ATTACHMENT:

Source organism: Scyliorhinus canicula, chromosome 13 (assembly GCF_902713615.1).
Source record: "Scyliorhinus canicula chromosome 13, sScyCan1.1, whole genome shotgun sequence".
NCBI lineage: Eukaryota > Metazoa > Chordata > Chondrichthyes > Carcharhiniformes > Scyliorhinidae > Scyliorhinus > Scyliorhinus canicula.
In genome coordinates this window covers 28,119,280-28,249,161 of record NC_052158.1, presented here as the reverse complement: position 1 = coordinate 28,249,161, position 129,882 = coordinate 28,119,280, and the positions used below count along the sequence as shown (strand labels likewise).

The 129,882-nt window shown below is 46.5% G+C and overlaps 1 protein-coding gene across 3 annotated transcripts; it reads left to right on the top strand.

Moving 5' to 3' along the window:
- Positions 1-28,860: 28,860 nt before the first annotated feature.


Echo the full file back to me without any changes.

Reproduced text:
Source organism: Scyliorhinus canicula, chromosome 13 (assembly GCF_902713615.1).
Source record: "Scyliorhinus canicula chromosome 13, sScyCan1.1, whole genome shotgun sequence".
NCBI lineage: Eukaryota > Metazoa > Chordata > Chondrichthyes > Carcharhiniformes > Scyliorhinidae > Scyliorhinus > Scyliorhinus canicula.
In genome coordinates this window covers 28,119,280-28,249,161 of record NC_052158.1, presented here as the reverse complement: position 1 = coordinate 28,249,161, position 129,882 = coordinate 28,119,280, and the positions used below count along the sequence as shown (strand labels likewise).

The 129,882-nt window shown below is 46.5% G+C and overlaps 1 protein-coding gene across 3 annotated transcripts; it reads left to right on the top strand.

Moving 5' to 3' along the window:
- Positions 1-28,860: 28,860 nt before the first annotated feature.